20. So, what is it all about? Is it only to make the Muslims renounce their religion, knowing and believing only what America dictates to them? Is the purpose of all this to dry up the wellsprings of religious knowledge so that the last vestiges of Islamic identity can be obliterated?

“But Allah will complete His light, even though the unbelievers may detest it.” [Sûrah al-Saff: 8]


“And Allah has full power and control over His affairs” [Sûrah Yûsuf: 21]

Nothing that we have said here should be understood as an endorsement of our curriculum. Our religious syllabus, especially, has its shortcomings in many important areas, among them being the areas of character development, moral education, and spiritual growth. Matters of belief need to be dealt with more thoroughly. The Prophet’s biography needs to be given the attention that it deserves, as do the stories of the other Prophets and of the Companions. The general purposes and principal trends of Islamic Law need to be emphasized while less attention should be paid to the minor details of the Law that are the concern of the specialist, not the general Muslim public. Matters like these need to be treated on their own, in a separate article, and more preferably in a series of articles. Similar things can be said about the rest of the subjects taught in our schools, all of which are in need of review, reform, and being brought up to date.

Nevertheless, there is a vast difference between developing our curriculum on the one hand and reform brought about under American direction. The former is being called for by those who give sincere advice and is carried out by equally sincere reformers. The latter is based on lies and accusations and can result in nothing but to strip the curriculum of its character and obliterate its identity and uniqueness. It is enough for the Jews and Christians that they corrupted their own scriptures and tinkered with the words of their Prophets.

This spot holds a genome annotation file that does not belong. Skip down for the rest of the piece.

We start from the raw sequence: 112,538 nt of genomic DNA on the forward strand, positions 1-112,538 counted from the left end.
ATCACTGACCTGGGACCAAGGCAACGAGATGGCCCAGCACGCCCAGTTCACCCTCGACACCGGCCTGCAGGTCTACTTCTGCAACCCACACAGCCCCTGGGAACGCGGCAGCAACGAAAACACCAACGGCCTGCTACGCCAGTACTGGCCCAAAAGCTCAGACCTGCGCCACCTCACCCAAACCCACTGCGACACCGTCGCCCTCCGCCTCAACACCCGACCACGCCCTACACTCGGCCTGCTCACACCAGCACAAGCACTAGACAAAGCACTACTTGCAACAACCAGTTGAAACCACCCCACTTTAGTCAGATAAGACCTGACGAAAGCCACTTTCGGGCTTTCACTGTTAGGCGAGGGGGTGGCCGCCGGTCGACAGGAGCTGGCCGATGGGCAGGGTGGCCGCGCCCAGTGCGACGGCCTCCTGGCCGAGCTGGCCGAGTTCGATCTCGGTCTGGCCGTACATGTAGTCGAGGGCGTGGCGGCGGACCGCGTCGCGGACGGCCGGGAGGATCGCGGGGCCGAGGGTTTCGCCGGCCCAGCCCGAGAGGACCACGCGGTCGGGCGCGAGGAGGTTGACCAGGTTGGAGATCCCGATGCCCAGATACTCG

“O People of the Scripture, why do you clothe truth with falsehood and conceal the truth while you have knowledge?” [Sûrah Al `Imrân: 71]


Dr. al-Turayrî

Be merciful to those on earth, and the One in the Heavens will be merciful to you.
lucid
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« Reply #1 on: Nov 30, 2008 03:58 AM »

assalamualaikum

at least where i live, there is a significant problem with shariah education.